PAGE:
“As the end of the lockdown for vaccinated and convalescents is set for December 12th, we remain confident that a winter season can take place.”
It remains the hope of the whole ski industry in Austria that the national lockdown will stem the rise in cases allowing the season to go ahead.
The next few weeks will be crucial for the whole of the coming winter and it is too early to tell how things may develop – some believe the short, sharp shock will work.
Others fear for the season ahead.
“A lockdown, a relatively tough method, a sledgehammer, is the only option to reduce the numbers [of infections] here,” the health minister, Wolfgang Mueckstein, said in an interview on ORF TV on Sunday night.
He said that the government had to “react now”.
The overall rate of cases per 100,000 of population over a 7-day period has risen to 1,050 according to the Austrian Agency for Health, Food and Safety.
It is one of the highest rates in Europe.
The lockdown in Austria means people are only to leave home for essential reasons such as medical appointments, shopping and exercise.
People need to work from home.
Restaurants, bars, hotels and non-essential shops have to close.
We reported on the lockdown as it was announced with the full details of cases, vaccination rates and reaction:
We have also looked at the immediate effect on the ski resorts:
On Monday the lockdown came into force.
Some ski resorts have already been open this season, but they closed.
Those that had been open include Hintertux, Stubai, Pitztal, Kaunertal, Moltal, Kitzbuhel, Kitzsteinhorn and Schladming.
“The current situation is very challenging and uncertain for everyone,” said a statement from Pitztal on Sunday.
“Due to the still very high infection rates, the Austrian federal government has decided that all ski areas and shelters must temporarily close from tomorrow, Monday (22 NOV 2021).”
“We remain optimistic, have a positive look into the future and hope that we can welcome you in person again at Pitztaler Gletscher very soon.
“We are expected to open again for you on 13 December 2021.”
Resorts such as Ischgl were due to open at the end of the month.
“The Austrian federal government has decided a new nationwide lockdown, which means that our Idalp will have to wait a longer time for enthusiastic winter athletes,” said Ischgl.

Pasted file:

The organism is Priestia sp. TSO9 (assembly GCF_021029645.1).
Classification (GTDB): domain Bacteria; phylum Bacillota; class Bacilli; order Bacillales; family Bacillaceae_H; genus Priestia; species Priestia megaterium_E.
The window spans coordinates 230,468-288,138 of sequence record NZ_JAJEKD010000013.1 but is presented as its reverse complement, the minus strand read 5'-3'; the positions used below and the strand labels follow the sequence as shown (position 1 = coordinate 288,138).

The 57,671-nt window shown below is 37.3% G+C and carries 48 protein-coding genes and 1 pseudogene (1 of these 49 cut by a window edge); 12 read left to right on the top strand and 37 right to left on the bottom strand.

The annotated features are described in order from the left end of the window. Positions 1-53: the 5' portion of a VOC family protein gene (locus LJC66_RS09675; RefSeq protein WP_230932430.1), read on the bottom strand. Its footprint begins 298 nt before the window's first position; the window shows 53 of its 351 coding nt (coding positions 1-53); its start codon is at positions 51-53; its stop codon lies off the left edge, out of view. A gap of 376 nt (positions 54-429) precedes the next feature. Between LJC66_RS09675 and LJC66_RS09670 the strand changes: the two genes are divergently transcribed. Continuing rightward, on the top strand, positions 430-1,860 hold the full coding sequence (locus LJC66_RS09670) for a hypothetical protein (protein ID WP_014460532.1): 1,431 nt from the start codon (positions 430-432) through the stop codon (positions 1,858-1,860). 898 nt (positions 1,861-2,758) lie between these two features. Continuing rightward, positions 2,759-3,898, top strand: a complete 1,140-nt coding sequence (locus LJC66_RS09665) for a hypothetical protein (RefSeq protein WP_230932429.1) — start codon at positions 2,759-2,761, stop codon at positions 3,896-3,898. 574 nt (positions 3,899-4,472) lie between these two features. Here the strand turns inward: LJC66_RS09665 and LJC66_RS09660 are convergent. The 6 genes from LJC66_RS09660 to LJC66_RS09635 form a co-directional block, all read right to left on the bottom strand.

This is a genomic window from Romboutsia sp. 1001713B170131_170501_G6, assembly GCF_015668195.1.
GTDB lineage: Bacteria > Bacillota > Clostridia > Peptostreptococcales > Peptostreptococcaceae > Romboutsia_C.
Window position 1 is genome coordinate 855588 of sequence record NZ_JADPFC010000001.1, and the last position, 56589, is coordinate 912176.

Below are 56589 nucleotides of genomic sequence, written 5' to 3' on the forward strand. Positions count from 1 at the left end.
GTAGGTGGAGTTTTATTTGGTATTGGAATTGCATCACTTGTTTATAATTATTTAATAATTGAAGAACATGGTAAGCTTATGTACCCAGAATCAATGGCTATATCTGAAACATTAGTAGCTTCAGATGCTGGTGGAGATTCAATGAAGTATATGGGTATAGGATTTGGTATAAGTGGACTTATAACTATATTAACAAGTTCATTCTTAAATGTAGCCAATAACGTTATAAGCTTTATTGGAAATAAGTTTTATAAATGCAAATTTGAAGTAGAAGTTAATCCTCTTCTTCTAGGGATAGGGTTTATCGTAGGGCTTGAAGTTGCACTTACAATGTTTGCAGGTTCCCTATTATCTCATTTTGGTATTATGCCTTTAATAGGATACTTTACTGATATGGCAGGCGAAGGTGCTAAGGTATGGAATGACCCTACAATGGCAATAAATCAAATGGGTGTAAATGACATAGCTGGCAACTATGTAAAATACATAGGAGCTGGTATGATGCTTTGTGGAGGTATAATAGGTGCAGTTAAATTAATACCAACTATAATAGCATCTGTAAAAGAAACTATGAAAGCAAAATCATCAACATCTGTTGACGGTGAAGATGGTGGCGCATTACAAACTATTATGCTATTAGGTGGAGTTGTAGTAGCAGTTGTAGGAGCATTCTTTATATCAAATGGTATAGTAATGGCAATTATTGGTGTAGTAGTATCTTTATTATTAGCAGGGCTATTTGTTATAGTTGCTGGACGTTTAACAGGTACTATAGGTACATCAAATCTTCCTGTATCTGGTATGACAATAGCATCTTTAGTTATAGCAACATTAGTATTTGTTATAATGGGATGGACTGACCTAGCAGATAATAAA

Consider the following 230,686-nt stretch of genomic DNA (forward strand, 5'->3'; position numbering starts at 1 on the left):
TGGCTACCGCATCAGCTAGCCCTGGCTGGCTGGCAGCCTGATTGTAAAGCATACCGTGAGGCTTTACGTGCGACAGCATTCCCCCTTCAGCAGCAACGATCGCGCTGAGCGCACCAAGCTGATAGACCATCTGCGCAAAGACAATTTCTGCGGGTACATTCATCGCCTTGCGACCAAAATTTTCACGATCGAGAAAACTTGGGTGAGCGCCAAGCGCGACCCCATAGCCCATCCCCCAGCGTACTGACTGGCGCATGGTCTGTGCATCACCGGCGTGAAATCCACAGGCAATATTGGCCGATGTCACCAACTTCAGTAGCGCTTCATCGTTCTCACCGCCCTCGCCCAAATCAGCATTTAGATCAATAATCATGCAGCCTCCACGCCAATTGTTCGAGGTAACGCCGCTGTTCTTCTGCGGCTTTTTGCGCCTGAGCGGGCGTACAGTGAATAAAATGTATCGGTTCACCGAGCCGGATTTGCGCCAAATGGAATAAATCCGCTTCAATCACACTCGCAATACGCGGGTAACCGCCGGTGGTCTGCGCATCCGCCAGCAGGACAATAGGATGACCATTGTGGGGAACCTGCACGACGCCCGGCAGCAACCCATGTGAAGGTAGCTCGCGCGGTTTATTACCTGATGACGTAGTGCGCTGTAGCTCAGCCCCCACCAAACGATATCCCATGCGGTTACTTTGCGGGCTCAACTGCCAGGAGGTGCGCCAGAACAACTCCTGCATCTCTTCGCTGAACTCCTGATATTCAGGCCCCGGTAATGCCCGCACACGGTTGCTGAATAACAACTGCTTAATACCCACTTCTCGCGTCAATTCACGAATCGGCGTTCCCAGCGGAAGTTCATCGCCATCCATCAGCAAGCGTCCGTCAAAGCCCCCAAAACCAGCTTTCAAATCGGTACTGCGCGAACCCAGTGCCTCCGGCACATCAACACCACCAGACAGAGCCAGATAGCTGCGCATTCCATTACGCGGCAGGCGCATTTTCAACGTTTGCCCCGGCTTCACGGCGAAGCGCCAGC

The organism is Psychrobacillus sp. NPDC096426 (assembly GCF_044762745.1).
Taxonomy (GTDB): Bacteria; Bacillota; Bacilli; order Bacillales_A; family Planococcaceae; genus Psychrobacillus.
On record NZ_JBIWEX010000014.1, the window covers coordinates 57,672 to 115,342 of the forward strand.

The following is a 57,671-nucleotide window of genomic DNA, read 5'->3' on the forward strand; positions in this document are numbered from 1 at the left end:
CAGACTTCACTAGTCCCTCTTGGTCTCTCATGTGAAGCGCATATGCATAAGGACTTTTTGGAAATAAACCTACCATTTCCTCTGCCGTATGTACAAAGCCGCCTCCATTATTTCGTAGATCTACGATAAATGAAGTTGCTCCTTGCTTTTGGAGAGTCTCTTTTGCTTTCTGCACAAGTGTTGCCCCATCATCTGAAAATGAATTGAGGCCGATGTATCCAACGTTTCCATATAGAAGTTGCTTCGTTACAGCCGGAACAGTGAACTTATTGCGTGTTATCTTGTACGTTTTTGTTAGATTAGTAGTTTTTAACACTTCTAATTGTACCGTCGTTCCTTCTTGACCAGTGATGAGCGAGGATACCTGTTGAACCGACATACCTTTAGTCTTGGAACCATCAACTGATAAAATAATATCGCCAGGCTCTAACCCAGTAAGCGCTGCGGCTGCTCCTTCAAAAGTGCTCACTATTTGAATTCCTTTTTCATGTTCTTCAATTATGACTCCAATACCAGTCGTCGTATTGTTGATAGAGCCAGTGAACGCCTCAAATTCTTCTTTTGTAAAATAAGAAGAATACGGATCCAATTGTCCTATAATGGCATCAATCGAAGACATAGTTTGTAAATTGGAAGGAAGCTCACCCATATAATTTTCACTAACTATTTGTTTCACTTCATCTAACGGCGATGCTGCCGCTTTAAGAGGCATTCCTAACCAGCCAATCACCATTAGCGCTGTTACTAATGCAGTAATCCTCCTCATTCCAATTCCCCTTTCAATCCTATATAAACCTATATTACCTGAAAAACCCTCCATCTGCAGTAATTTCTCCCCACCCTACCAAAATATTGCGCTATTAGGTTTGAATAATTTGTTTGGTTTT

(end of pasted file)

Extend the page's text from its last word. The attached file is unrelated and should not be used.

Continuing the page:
“The 2-G regulation is supposed to come into force again and thus allow the vaccinated and recovered to have a vacation.
“We currently don’t know when exactly this will happen.
“Of course, we will keep you updated with the news in the coming days and ask you for a little patience until then, as we do not know all the details yet.”
St Anton was due to open in a few weeks and that has currently been delayed.
“In light of the current infection situation and the resulting overload of intensive care stations, the Austrian federal government will again order a nationwide lockdown from Monday, 22.11.2021, to mark the fourth wave of Covid-19 in Austria to break.
“The measure should be in all areas for the entire population by 12 at the latest. December is valid.
“Of course, the entire holiday region of St. Anton am Arlberg and the Arlberg mountain trails will open the winter season as soon as circumstances allow.”
St Anton has posted answers to some Frequently Asked Questions.
The number of people in hospital in Austria with Covid-9 currently stands at 2,871 – a daily rise of 84.
520 patients are in intensive care.
The government has also announced that it will be mandatory to be vaccinated from February.
There were protests following the announcement including one in Innsbruck, the capital of the Tirol.
Tens of thousands of people were out on the streets in Austria’s capital, Vienna.
Some waved national flags and banners saying “Freedom”.
Some demonstrators shouted “Resistance” and booed the police.
Chancellor Schallenberg said the Covid anti-vaccine campaigners who are spreading misinformation are to blame for the country’s record Covid cases.